The Eco News Roundup brings stories and commentary about issues related to climate change, renewable energy and the environment.
No new offshore oil and gas leases will be offered in the Alaskan Arctic through 2022, according to a new five-year plan for offshore drilling released Friday by the Obama administration. President-elect Donald Trump could overturn the ban, but that could take years and may not draw much industry interest if oil prices stay low.
The Interior Department’s five-year plan laid out all of the proposed auctions for drilling rights on the outer continental shelf of the United States. It allowed for no leases between 2017 and 2022 in the Beaufort or Chukchi seas, Arctic waters north and west of Alaska.
MARRAKECH, Morocco—As talks on implementing last year’s landmark climate treaty closed in Marrakech, a group of 47 developing countries that are highly vulnerable to the climate crisis announced their intention to run on 100 percent renewable energy “as rapidly as possible.”
They said this ambition is crucial to their survival in a warming world, as well as an example to other, more prosperous nations.
“We aim to survive and thrive,” wrote the member countries of the Climate Vulnerable Forum (CVF) in a two-page decision adopted Friday at the climate talks. They also reaffirmed their commitment to keeping warming below 1.5 degrees Celsius above pre-industrial temperatures, the most ambitious climate target of the Paris agreement.
Germany, seeking to reassert leadership on climate action and help build political momentum, spelled out its plan this week to effectively stop using fossil fuels and reduce greenhouse gas emissions by between 80 and 95 percent by mid-century.
As the world’s fourth-largest economy and a global leader in clean energy, Germany hoped to provide some optimism at the global climate talks in Marrakech, Morocco in the face of uncertainty over what the U.S. policies will be with Donald Trump as president.
“By 2050, the whole German economy will be fully renewable,” said Jochen Flasbarth, the state secretary for the Ministry of Environment.
MARRAKECH, Morocco (AP) — Government delegates meeting for U.N. climate talks reiterated their commitment to the Paris Agreement with a proclamation Thursday saying climate action is “irreversible,” the buzzword at the two-week conference after the uncertainty caused by the U.S. election.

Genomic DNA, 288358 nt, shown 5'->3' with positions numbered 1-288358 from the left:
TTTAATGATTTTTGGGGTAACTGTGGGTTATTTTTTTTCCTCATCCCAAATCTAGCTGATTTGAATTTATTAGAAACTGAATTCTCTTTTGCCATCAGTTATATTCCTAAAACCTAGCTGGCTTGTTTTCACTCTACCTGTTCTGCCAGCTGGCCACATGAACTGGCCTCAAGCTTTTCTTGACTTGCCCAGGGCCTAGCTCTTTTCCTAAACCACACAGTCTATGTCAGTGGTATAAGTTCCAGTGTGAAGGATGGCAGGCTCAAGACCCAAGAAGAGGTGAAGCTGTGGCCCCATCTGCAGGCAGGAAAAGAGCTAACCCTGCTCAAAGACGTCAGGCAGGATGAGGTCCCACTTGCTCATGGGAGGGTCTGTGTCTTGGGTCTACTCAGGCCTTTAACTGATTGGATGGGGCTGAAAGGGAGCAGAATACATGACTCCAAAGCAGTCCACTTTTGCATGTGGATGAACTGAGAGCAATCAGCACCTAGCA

The proclamation calls for “the highest political commitment to combat climate change” and reaffirms the promise by rich countries to mobilize $100 billion annually by 2020 to help poor countries deal with it.
President-elect Donald Trump pledged during his campaign to “cancel” U.S. involvement in last year’s Paris deal and to cut off American funding for U.N. global warming programs.
Asked by Climate Home on Thursday if the golden state could replace the United States, California senate leader Kevin De Leon said it was an “option that I want to keep open”.
Legal experts at Harvard and Yale were already researching if a sub-national body could join the UN climate talks he said, but added this would be a “political decision”.
“We will continue to be active in the international movement to address climate change,” said De Leon, who branded Trump’s threat to the UN process as a “jobs killer”.
Political people in the United States are watching the chaos in Washington in the moment. But some people in the science community are watching the chaos somewhere else — the Arctic.
It’s polar night there now — the sun isn’t rising in much of the Arctic. That’s when the Arctic is supposed to get super-cold, when the sea ice that covers the vast Arctic Ocean is supposed to grow and thicken.
But in fall of 2016 — which has been a zany year for the region, with multiple records set for low levels of monthly sea ice — something is totally off. The Arctic is super-hot, even as a vast area of cold polar air has been displaced over Siberia.
In 2012, tropical cyclone Sandy made landfall in the United States’ northeastern coast, killing scores and causing extensive damage. The storm went on to become the second costliest cyclone in US history, after Hurricane Katrina. But as new research shows, it could have been much worse. Confirming their long-argued role as natural defenses, scientists calculated that coastal wetlands prevented as much as US $625-million in property damage during the storm.
At BPI Campus our Progressive Agenda is:
1. People matter more than profits.
2. The earth is our home, not our trash can.
3. We need good government for both #1 and #2.
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